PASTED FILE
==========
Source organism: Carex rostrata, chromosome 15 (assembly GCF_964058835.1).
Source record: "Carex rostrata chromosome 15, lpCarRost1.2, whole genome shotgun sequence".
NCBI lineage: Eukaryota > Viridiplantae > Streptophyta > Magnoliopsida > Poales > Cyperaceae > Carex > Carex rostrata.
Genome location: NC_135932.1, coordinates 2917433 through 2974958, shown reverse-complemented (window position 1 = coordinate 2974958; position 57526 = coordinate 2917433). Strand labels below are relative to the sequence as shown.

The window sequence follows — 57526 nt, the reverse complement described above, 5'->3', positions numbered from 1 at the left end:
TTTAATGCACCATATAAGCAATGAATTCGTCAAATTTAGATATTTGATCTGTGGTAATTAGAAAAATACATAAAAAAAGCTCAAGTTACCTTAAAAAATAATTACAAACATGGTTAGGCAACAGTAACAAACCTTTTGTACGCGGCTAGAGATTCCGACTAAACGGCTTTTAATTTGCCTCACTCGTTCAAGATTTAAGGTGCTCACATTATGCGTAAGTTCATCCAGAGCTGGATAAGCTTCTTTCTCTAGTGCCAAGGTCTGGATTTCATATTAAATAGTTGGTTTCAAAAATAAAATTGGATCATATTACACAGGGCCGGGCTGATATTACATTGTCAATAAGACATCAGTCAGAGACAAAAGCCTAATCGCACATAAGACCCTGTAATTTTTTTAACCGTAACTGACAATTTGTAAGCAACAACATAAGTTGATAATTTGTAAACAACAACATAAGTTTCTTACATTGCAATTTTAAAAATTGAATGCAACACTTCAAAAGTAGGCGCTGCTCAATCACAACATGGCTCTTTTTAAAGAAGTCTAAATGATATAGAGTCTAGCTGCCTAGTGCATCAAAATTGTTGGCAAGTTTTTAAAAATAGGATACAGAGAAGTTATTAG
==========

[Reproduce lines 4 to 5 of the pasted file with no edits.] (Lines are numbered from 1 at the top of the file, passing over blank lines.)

Genome location: NC_135932.1, coordinates 2917433 through 2974958, shown reverse-complemented (window position 1 = coordinate 2974958; position 57526 = coordinate 2917433). Strand labels below are relative to the sequence as shown.

The window sequence follows — 57526 nt, the reverse complement described above, 5'->3', positions numbered from 1 at the left end: